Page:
The usual reason that people don’t make known the wishes for their funeral or memorial service to family members is because talking about death is not always a pleasant or comfortable subject. Although the reality is that everyone has to leave the earth at some point, thinking about and planning for it can be difficult. If you have an aging parent, or if someone in your life has a terminal illness, then it might be a subject that you should bring up - but make sure that you do so with sensitivity to help put your loved one at ease.



Question lightly

If you want to make sure to know your loved one’s wishes for their remains, ask them in a non-confrontational and non-threatening way. Having the conversation might not be comfortable, so tread lightly. If you ask a simple question like, “Do you know what you would like to have done if you were to die?”, you can guide them according to their response and how in-depth they want to go. If they don’t seem to want to talk about it, then don’t. You can try again on another occasion.

Give them options

If your loved one appears open to discussing how they would like to be honored in death, then try to give them options so that they can be concrete. If they say they would like to be buried, then find out where, and if a Winnipeg crematorium is an option. If they seem open to cremation, ask what they would like done with their ashes. Also, suggest new alternatives like bio-cremation to find out whether that is something that they would consider.

Ask them how they would envision it

The best way to plan for your funeral is to imagine that you will be in attendance and what you want the people left behind to feel and express. The reality is that the funeral or memorial service is not just for the person who is passing away. In most instances, it is for the ones left to grieve so they can do so together. Offering a way of accepting someone’s passing, ask your loved one what they would like everyone who is there to feel, and whether they want it to be traditional or if they want more of a celebratory occasion. To honor them the way they desire, let them guide you about what they want to come from it, who they want there, and what type of mood they want to create.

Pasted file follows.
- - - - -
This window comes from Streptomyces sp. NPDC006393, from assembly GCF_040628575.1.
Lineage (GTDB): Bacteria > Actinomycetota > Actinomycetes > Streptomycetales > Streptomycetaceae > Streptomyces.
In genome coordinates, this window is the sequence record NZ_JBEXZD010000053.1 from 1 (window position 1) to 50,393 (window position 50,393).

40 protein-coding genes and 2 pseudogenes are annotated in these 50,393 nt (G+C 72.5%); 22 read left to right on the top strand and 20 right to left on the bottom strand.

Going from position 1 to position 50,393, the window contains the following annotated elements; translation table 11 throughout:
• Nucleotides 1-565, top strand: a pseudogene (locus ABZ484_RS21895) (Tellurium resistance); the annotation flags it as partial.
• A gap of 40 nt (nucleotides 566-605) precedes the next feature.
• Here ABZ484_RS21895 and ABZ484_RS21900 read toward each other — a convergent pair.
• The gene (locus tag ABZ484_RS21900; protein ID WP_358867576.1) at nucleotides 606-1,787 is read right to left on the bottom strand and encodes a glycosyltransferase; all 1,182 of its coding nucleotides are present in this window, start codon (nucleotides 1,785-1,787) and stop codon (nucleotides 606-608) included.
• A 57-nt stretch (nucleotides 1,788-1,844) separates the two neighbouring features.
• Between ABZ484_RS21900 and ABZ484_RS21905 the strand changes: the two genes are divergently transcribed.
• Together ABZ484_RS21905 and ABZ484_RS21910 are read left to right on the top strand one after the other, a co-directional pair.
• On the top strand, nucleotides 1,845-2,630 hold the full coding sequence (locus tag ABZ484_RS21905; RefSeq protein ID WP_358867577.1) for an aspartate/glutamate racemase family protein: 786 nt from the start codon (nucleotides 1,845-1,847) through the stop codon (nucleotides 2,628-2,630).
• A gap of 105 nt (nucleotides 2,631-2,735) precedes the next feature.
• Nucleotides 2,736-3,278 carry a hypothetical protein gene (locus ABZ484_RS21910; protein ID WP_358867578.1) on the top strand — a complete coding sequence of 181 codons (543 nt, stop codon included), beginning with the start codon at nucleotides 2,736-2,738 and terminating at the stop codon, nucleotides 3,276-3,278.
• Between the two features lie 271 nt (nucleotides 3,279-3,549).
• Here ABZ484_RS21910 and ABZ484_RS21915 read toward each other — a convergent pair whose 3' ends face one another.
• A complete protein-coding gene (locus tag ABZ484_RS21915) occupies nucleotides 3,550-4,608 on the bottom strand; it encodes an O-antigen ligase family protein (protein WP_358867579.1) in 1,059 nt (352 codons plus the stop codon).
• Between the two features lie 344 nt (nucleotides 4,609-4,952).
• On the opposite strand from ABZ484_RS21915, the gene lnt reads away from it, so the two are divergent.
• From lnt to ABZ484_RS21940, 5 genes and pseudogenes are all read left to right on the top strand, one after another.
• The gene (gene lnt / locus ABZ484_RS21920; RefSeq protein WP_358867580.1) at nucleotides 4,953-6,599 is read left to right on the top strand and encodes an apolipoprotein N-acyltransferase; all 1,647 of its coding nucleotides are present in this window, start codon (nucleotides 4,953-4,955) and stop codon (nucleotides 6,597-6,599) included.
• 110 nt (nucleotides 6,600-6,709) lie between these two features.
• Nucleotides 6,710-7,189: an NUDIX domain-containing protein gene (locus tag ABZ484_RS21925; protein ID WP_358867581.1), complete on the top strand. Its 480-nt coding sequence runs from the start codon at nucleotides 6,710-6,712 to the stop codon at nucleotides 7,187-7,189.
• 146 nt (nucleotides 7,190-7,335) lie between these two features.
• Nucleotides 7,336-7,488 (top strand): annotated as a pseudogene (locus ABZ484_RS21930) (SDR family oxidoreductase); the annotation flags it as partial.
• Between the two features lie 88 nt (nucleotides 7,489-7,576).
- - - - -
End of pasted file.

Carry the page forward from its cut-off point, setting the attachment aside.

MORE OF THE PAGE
If they resist then back off

If you are trying to talk to someone about their final wishes and they don’t want to talk about it, then the truth is that they probably don’t really care all that much about how you memorialize them. They know that you love them enough to make the right decisions for them. If they aren’t concerned about what the funeral looks like, it is because they trust that you will know how to say goodbye and that you know them well enough to do so in the proper way. If they are uncomfortable, don’t force the issue - just let it be. If you try to get their opinion and they don’t have one, then take it for what it is worth.

If you are dealing with an aging parent or someone in your life who is terminally ill, you might feel the pressing need to discuss what they want to do with their remains and how they want to be honored. Although it is important for you to know if they have last wishes, if they don’t have any, then they trust that you will know what is important, will memorialize them properly, and that you will say goodbye in a respectful manner. 

In the end, funerals are more for the people who are left behind as a way to gather in community to say goodbye. If your loved one doesn’t seem interested, then don't keep pressing - just have faith that they have faith in your decisions.